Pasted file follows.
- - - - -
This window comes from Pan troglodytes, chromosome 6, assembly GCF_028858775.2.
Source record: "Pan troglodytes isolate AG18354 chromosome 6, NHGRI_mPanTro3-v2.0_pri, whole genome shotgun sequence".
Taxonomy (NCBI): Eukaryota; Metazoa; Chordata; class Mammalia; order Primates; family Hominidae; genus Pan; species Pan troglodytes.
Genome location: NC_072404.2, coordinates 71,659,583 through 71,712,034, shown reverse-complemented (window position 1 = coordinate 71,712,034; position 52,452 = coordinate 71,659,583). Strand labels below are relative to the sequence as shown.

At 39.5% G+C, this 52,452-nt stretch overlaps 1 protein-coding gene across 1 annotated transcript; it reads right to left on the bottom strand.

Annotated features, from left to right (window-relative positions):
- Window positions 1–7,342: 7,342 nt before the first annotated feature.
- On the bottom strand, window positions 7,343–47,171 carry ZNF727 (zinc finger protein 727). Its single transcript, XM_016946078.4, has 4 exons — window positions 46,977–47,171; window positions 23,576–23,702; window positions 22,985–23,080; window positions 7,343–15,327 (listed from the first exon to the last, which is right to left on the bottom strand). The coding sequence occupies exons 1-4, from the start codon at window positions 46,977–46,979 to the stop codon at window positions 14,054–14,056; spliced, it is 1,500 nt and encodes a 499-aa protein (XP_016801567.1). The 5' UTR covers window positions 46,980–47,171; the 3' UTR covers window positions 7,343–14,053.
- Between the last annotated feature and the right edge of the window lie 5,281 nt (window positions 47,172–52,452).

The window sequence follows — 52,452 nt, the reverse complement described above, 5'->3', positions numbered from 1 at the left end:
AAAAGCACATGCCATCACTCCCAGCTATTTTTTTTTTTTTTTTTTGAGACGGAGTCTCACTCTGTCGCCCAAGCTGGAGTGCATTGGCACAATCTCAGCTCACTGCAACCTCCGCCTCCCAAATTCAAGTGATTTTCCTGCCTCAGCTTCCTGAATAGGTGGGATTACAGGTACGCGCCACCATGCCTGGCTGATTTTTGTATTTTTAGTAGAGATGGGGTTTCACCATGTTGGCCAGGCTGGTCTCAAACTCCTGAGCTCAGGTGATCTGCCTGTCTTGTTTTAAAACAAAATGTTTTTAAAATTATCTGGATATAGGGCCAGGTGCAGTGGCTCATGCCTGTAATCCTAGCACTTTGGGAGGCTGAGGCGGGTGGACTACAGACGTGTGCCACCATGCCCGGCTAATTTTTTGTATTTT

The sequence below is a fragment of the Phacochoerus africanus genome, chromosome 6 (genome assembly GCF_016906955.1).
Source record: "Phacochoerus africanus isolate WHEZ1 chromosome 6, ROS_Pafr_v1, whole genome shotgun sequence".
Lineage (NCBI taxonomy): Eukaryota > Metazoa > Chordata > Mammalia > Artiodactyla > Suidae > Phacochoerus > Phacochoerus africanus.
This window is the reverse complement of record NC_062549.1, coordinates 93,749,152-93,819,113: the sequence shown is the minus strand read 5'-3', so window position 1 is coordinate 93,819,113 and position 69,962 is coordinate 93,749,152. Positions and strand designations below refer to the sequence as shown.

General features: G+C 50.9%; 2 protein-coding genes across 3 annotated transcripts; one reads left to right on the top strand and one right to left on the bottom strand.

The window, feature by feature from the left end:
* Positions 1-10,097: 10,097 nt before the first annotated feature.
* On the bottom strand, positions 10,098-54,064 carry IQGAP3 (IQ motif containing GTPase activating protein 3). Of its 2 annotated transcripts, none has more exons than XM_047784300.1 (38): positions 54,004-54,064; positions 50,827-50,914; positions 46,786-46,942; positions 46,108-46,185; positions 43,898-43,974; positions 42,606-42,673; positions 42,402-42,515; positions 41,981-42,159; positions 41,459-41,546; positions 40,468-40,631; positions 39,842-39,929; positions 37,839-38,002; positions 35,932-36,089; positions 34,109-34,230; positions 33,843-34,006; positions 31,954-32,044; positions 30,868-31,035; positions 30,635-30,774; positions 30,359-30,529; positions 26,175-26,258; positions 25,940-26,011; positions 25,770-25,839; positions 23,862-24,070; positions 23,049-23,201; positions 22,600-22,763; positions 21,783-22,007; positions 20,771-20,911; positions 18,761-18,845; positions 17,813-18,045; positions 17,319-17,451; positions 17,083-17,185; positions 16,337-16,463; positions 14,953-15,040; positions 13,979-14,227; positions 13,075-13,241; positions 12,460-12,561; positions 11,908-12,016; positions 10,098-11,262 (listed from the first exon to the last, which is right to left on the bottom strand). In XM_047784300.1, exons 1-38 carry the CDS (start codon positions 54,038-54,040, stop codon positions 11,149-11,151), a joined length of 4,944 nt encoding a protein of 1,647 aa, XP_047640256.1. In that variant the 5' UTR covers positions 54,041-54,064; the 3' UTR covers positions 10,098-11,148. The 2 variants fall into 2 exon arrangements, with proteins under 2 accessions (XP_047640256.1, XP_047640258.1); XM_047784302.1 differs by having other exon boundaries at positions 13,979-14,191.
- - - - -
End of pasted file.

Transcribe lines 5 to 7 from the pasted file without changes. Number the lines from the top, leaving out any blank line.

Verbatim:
At 39.5% G+C, this 52,452-nt stretch overlaps 1 protein-coding gene across 1 annotated transcript; it reads right to left on the bottom strand.

Annotated features, from left to right (window-relative positions):
- Window positions 1–7,342: 7,342 nt before the first annotated feature.